> lifespan. It has been a very good, reliable, fast and secure
> platform. However, its age has become evident with missing support
> for new hardware (wireless gear in particular). There are several
> options for an alternative, each with its advantages and
> disadvantages. It'll most likely have to be a Unix-style operating
> system - the three BSDs (FreeBSD, NetBSD, OpenBSD), its descendants
> (e.g. DragonFly) and Linux come to mind. FreeBSD 5.x has already been
> evaluated in 1.2b5-7 and found to be too slow in comparison with 4.x.
> FreeBSD 6 is currently being used by pfSense and is supposed to be
> better than 5.x. NetBSD hasn't been evaluated at all, but OpenBSD has
> been suggested by a few due to its emphasis on security. With all
> three BSDs, the choice of packet filter is between ipfilter and pf -
> with Linux, it would be something different altogether (iptables).
> One thing that is very important to me is that m0n0wall remains (at
> least) as clean and easy to configure as it is today. Users should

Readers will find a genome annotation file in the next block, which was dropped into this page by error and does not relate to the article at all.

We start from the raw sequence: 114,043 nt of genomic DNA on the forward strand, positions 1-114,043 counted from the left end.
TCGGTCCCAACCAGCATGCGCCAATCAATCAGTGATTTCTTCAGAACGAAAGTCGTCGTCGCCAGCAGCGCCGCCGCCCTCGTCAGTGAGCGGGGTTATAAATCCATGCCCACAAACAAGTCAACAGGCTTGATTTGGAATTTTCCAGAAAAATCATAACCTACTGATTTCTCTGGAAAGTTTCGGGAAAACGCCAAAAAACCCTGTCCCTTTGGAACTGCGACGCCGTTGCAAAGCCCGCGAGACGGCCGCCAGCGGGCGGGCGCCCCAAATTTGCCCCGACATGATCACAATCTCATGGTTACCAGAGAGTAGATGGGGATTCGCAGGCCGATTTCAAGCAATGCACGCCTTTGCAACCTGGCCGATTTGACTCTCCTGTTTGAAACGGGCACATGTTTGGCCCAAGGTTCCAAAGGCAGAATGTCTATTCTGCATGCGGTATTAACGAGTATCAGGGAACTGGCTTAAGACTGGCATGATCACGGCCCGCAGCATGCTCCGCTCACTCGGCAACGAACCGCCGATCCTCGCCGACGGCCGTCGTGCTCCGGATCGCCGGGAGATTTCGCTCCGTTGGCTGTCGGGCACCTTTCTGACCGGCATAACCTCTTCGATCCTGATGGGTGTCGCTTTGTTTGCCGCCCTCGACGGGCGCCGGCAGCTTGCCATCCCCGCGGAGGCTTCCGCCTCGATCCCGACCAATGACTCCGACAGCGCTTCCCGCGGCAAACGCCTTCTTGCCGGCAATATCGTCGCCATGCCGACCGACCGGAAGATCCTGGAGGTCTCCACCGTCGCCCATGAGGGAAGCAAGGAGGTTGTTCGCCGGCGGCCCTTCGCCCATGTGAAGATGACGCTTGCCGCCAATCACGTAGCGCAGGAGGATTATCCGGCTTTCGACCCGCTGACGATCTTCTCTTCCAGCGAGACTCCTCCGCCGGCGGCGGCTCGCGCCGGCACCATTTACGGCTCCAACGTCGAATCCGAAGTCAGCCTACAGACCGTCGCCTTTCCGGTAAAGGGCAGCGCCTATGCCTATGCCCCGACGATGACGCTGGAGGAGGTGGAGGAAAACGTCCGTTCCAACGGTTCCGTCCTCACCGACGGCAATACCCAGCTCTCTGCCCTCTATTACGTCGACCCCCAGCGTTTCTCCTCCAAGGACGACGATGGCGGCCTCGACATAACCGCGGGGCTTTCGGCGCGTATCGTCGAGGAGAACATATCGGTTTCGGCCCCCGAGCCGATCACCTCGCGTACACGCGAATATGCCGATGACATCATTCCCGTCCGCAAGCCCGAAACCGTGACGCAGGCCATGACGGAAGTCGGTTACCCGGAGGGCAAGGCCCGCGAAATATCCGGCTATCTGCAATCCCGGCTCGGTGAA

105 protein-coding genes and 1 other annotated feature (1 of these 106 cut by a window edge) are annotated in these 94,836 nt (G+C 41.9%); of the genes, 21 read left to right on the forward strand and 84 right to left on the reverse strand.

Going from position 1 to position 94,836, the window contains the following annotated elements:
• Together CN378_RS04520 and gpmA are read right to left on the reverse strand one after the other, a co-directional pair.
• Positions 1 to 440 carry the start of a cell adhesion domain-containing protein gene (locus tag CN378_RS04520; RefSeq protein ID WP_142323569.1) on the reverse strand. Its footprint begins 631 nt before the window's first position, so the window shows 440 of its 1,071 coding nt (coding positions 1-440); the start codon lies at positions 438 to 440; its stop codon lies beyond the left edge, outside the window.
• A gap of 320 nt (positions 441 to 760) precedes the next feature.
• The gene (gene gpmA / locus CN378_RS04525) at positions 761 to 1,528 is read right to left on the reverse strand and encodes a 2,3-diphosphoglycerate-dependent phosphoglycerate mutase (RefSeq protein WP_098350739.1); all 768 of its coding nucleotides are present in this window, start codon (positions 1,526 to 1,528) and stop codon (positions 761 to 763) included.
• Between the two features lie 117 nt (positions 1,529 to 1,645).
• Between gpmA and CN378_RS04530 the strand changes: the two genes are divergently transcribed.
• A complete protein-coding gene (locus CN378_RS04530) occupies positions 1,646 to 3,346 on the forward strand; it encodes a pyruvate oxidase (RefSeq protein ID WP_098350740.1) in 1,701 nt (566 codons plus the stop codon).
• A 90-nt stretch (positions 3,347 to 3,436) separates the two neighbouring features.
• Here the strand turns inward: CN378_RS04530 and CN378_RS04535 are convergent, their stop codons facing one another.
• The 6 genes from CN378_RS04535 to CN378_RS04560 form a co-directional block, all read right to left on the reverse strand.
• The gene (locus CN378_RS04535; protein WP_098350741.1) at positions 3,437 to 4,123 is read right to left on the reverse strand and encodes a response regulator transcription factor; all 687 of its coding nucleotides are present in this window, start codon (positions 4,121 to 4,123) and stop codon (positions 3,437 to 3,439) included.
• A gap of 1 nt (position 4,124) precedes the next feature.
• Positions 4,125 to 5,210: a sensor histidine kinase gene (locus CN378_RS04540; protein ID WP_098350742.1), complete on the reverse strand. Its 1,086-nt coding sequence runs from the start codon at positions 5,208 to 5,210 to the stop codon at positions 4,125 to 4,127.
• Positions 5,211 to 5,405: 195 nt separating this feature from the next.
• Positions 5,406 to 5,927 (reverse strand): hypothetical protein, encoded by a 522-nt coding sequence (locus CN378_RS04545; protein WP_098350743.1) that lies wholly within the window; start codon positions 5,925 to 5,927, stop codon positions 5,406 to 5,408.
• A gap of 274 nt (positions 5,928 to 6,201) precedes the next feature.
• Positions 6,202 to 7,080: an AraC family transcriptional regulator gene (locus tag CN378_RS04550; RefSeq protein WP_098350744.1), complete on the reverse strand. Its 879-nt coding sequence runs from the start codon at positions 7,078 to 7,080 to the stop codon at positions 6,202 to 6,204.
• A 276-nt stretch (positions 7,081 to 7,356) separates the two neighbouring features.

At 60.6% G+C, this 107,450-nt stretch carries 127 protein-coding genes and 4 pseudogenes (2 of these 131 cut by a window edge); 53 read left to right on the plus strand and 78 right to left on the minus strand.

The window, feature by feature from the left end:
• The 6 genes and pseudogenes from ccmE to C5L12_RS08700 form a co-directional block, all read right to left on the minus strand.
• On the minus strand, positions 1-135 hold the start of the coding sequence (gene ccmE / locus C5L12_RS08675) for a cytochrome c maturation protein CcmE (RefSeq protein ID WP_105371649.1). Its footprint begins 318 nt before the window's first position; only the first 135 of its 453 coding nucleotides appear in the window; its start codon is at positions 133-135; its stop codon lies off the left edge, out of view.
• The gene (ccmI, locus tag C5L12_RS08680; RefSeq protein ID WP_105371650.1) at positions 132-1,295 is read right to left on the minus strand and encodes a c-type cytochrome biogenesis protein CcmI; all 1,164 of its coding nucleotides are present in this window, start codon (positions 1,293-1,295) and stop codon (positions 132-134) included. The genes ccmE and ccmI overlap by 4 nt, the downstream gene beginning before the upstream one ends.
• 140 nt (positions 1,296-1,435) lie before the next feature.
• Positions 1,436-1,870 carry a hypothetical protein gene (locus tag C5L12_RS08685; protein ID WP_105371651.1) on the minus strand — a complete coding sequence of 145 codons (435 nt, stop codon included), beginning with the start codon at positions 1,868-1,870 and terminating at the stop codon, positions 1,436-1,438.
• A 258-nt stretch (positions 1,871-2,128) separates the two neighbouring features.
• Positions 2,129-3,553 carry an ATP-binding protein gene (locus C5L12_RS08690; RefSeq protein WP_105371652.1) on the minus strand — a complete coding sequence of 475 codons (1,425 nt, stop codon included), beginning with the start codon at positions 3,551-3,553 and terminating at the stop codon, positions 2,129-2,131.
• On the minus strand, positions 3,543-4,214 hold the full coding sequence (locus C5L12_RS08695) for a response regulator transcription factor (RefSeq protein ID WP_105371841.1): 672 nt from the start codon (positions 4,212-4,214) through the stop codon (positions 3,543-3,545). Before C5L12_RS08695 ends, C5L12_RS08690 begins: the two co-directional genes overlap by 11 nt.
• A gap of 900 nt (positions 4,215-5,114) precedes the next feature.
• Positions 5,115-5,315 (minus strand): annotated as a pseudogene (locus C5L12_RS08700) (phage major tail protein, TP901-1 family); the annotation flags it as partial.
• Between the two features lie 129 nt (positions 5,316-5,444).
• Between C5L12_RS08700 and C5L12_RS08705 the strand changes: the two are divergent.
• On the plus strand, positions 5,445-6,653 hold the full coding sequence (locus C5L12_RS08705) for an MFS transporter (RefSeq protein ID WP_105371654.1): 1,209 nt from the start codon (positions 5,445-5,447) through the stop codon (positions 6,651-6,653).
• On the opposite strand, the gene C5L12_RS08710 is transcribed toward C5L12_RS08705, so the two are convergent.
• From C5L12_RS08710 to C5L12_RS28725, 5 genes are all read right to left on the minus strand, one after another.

> not have to deal with or need to understand the underlying operating
> system (except where it's inevitable, like when assigning interfaces
> or debugging).
> Finally, something needs to be done about the development style as
> well. So far, I've coordinated all changes to m0n0wall and analyzed
> and tested most contributed patches. While I think this has resulted
> in a relatively high code quality, I'd like other talented people to
> get more involvement. Volunteers, step forward! One of the ways to
> enable this will be a common version control system for the code -
> either CVS or SVN.
> That's it for now - again, please post your comments, and be sure to
> let everybody know if you think you can and would like to help with
> one of the things I've mentioned. We can also start a new survey on
> m0n0.ch if it looks like it would help and we manage to agree on a
> set of questions.
> m0n0wall forever! ;)
> - Manuel